Microbats are small bats with a wingspan of about 25cm. They feed on insects such as mosquitos. Many microbats use echolocation to navigate in complete darkness. Some microbats spend their days deep within caves while others rest beneath bark on trees and in man-made structures such as houses and buildings.
Megabats, or fruit bats as they are often called, are usually a lot larger in size with a wingspan of up to 1 metre. They feed on fruit, blossoms and nectar. They do not use echolocation to navigate at night but have well-developed eyes and a strong sense of smell which helps them locate food. They live in social groups in trees in “camps”.
Identification of Flying Foxes
In South-east Queensland, there are 3 species of flying fox which commonly occur. The Grey Headed Flying Fox, Black Flying Fox and Little Red Flying Fox.
Black Flying Fox (Pteropus alecto)
The Black Flying Fox is the largest of the 3 common species . Adults weigh 600 to 900 grams and have a forearm length of 153mm to 191mm. The Black Flying Fox has black fur often with a reddish brown mantle on the back of the neck. Its fur is sometimes tipped with white. The lower leg and ankle is unfurred. Some Black Flying Foxes have lighter fur around their eyes.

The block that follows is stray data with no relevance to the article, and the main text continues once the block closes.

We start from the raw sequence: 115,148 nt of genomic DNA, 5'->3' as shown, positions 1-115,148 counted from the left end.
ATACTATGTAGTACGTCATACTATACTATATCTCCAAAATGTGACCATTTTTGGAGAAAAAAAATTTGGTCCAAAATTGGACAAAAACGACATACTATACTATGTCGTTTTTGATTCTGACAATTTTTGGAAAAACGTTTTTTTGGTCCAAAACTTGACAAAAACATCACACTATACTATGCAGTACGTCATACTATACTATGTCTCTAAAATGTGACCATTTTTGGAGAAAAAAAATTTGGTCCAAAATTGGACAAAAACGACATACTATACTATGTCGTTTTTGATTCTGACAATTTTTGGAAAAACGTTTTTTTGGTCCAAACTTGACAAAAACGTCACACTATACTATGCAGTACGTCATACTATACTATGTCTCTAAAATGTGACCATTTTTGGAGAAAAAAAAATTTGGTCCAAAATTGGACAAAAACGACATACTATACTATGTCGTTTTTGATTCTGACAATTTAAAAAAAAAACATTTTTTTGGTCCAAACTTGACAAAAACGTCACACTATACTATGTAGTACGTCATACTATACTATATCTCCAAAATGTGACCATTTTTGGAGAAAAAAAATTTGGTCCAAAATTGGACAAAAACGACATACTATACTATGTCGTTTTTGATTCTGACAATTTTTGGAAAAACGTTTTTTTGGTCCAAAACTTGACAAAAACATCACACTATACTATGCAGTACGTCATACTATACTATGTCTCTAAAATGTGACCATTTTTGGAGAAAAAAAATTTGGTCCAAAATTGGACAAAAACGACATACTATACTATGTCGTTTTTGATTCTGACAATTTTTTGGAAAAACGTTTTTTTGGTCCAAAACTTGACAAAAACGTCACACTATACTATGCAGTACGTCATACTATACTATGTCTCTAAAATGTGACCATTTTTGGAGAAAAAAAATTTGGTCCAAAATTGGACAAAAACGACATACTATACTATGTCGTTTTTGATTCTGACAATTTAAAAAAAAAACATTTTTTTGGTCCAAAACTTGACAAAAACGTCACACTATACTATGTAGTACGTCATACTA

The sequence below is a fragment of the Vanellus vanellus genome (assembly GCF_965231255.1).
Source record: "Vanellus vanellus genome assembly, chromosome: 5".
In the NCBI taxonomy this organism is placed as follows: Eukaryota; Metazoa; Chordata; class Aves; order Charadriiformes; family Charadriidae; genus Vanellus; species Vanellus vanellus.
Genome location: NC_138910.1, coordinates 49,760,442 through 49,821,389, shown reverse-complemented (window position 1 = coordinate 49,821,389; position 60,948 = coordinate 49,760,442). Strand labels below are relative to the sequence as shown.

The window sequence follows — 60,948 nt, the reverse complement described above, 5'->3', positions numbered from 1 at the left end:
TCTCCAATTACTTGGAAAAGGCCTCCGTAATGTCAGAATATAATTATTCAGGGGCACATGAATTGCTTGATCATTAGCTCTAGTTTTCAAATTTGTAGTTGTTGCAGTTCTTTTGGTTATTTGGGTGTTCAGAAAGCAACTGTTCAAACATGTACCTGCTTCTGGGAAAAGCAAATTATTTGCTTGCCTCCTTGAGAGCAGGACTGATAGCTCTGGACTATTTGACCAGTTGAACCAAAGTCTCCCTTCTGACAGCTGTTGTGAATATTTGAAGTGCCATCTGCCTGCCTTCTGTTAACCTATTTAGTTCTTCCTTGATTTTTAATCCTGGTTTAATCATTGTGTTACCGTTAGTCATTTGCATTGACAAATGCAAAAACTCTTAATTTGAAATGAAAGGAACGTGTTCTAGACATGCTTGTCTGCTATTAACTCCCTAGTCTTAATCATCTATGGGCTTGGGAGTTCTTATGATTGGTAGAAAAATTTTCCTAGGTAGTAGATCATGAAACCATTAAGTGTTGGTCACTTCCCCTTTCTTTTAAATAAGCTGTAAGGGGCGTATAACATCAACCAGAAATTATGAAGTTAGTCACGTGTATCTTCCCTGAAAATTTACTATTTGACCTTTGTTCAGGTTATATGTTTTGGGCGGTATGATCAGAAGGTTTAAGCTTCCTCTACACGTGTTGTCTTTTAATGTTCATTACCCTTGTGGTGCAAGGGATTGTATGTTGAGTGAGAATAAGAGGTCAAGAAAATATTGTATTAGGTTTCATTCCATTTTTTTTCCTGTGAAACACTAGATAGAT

Their preferred diet includes blossoms of eucalypts and paperbark as well as fruit. This includes the blossoms and fruit of introduced species. They congregate in camps during the day and travel about 50kms to foraging areas at night. Mating season is in March and April, with the females giving birth to a single young in October and November.